What is driving businesses to adopt the use of the internet?

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Few would contest that the internet revolution has saved us a lot of time keeping in touch with others and conducting searches. For firms, time saved is labor saved and this is particularly attractive in countries that have stricter labor laws. What I’m suggesting here is that stricter labor laws may encourage firms to adopt modern labor-saving technologies such as the internet and computers. In theory this could magnify the adverse effect of stricter labor laws on employment and wages documented in the literature. So what does the data tell us?

Figure 1 shows that the above story may be true for the Eastern Europe and Central Asia region (ECA). The percentage of firms that use email to communicate with clients and suppliers (from Enterprise Surveys, 2009) is significantly higher in countries with stricter labor laws, and this holds even when we account for differences across countries in firm-size, GDP per capita and other firm/country characteristics.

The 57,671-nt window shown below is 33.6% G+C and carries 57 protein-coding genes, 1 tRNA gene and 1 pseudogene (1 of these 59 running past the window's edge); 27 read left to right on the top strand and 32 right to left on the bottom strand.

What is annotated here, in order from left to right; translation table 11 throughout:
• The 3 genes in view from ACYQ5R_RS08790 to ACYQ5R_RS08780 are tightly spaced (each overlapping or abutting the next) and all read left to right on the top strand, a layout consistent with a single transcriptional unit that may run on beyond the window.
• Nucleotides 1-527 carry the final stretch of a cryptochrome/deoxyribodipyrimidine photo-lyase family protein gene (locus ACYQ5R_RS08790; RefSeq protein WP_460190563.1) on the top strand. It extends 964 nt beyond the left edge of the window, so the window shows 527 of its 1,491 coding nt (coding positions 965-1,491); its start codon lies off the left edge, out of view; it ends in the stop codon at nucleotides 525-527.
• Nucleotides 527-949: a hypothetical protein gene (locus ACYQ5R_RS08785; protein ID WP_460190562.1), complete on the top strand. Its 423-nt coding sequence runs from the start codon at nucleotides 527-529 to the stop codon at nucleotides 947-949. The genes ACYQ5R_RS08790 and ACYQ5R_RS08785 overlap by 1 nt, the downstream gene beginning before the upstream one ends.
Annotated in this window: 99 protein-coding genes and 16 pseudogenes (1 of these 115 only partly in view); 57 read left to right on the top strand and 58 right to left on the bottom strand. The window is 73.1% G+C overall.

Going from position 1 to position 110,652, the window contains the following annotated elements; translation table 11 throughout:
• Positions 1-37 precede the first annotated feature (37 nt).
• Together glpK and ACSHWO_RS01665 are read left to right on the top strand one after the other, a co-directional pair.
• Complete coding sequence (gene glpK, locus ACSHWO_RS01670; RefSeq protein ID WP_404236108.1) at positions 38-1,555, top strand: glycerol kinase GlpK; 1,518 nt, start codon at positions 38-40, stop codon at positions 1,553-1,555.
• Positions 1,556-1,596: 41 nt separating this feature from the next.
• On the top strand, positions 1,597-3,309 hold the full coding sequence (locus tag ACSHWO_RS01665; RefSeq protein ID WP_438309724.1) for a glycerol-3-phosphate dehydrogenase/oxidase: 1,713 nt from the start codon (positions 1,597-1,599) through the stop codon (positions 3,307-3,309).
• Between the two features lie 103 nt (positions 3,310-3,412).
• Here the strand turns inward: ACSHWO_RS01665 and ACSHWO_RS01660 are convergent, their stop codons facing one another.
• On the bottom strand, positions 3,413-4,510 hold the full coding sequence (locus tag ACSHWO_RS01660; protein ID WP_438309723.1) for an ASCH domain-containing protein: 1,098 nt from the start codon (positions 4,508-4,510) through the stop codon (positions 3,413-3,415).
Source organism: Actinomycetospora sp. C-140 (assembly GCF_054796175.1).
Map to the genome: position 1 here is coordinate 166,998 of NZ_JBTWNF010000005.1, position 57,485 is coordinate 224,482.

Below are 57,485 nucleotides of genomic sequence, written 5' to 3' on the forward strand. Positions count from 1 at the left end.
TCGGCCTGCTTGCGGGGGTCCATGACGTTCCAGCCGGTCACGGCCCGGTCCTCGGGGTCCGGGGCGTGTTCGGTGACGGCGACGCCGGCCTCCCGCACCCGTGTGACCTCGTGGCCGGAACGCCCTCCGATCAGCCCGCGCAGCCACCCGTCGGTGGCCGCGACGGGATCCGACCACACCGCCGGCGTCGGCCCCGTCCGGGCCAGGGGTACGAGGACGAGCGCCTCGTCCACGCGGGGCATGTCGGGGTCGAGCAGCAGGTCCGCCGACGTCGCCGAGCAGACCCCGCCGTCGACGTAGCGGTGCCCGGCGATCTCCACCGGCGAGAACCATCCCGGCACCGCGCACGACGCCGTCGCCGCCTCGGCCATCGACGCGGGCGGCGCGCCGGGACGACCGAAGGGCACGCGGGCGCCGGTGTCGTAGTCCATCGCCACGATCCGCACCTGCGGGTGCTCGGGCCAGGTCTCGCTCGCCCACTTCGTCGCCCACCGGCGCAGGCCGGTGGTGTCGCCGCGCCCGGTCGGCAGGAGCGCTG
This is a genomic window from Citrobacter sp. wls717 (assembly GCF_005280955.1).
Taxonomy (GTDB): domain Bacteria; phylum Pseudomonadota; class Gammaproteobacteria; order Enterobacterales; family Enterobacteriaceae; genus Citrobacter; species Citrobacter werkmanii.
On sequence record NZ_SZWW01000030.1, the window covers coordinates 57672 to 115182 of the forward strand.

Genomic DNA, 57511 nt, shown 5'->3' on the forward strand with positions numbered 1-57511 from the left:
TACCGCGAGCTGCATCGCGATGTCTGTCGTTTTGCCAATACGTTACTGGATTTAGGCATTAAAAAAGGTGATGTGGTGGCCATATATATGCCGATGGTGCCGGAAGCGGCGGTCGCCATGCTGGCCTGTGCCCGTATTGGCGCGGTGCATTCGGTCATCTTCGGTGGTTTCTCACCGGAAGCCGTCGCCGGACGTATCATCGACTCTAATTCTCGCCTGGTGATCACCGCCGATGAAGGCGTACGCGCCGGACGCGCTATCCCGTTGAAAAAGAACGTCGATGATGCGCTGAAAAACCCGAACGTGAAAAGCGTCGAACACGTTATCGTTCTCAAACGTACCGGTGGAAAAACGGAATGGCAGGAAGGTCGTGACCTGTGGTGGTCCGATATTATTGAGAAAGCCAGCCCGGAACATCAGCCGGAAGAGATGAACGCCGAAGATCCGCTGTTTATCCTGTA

Figure 1

In sharp contrast, aspects of the business environment other than labor laws that increase firms’ cost of doing business tend to reduce email usage (figure 2). This is not surprising since a higher cost of doing business discourages investment in modern technology. But a rigorous analysis to ascertain or reject the internet-labor laws relationship is still required to properly understand how labor laws affect the choice of technology, employment and wages.

Figure 2

Source: Enterprise Surveys (2009) and Heritage Foundation. For labor laws, Figure 1 uses the Labor Freedom index (2005-08 averages). Quality of the overall business climate in Figure 2 is the average of all sub-indices of Index of Economic Freedom excluding labor regulation (2005-08 averages). Both of these variables are taken from Heritage Foundation’s Index of Economic Freedom.


Mohammad Amin

Private Sector Development Specialist

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